This was a boundary I set for my own sanity

I stopped by my son’s pre-k cubby at the end of the day, and there it was: a paper invitation resting above a stack of my son’s artwork. “Joe is 4!” the invitation read in bright blue font. You’re invited to celebrate during your baby’s naptime. At the local germ factory. On the one day you and your husband have off work together each week.

When we got home, I covertly discarded the paper in the recycling.

It was not that I had anything against Joe or his parents. In fact, I was pretty sure I wouldn’t have been able to pick any of them out of a lineup. And I wasn’t against birthday parties, either. Once my son was older, once he began making friends on his own, once he could read those invitations himself, I vowed I would begin to RSVP yes. Until then, though, I wasn’t about to sacrifice our sacred weekend to meet strangers for stilted conversation over lukewarm pizza and dirty inflatables.

This was a boundary I set for my own sanity.

I had friends with different boundaries. Some of them prohibited Paw Patrol because they found those pups so incredibly annoying. Others weren’t going to waste their money at nice restaurants when there was such a high probability of a meltdown. Another never let her toddler eat the food off her plate, because that was her food, dammit, and parenting requires an incredible amount of energy.

Before becoming a mom, I often felt like saying no was mean. If someone asked me to do something at a time when the slot on my calendar said available, I felt like I had a moral obligation to say yes. I functionally believed that my time was for others to occupy rather than something I could control and have agency over myself. I had not yet realized that when I said yes to one thing, I was saying no to a host of others. I also had not realized how eager people are to steal (especially women’s) time, if you let them.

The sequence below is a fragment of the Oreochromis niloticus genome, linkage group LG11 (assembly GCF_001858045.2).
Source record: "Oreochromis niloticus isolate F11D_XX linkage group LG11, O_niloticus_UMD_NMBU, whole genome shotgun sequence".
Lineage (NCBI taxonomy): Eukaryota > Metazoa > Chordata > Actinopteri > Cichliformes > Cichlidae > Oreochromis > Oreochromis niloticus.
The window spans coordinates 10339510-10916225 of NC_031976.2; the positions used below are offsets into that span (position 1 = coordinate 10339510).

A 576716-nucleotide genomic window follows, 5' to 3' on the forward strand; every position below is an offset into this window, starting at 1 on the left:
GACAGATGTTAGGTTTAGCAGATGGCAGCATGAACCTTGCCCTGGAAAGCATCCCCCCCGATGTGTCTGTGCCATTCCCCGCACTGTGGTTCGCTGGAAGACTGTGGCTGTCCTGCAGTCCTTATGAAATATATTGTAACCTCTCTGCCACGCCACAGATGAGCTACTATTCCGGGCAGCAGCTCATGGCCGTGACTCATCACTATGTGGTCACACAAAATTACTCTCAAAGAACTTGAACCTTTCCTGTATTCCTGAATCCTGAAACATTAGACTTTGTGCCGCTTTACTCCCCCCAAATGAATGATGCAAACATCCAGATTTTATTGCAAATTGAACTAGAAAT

Fortunately, parenthood taught me the art of saying no. It comes with the territory. You will be decimated if you don’t figure out how to say that two-letter word. No, my kid has a fever. No, that’s a miserable activity with a toddler. No, I’m still bleeding from delivery. No, I haven’t had a full night’s sleep in years.

And, eventually, I learned how to say the word without an added excuse. No. Full stop. You don’t need to know.

When someone says the same to me, I can appreciate their limits because I have learned how to set my own.

Even though I am boundaried, I do not want to be selfish. I emphatically believe there is a difference. Sometimes we do need to inconvenience ourselves for others, to open ourselves up a bit to discomfort. If birthday-party-Joe had no other friends and little family nearby, I would re-think my response to the invitation. If my son had a particularly close bond with him, I would also consider saying yes to nurture their growing friendship. Sometimes I do need to watch a kid’s television show that I vehemently dislike because my child’s passion for it is so strong. As I set my boundaries, I try to keep my values in line with them: I love my children. We all deserve rest. Sometimes my comfort is worth fighting for. And at times, I should risk discomfort for the good of others.

I wish there was an easy formula one could apply to execute these things. Until I figure it out, though, you can expect that I’ll be skipping out on our acquaintances’ weekend pre-k birthday parties. And when my best mom friend turns me down for lunch because it interrupts her baby’s nap time, I will be grateful that she feels comfortable enough to be honest with me, that our relationship allows her to prioritize her own values, too.

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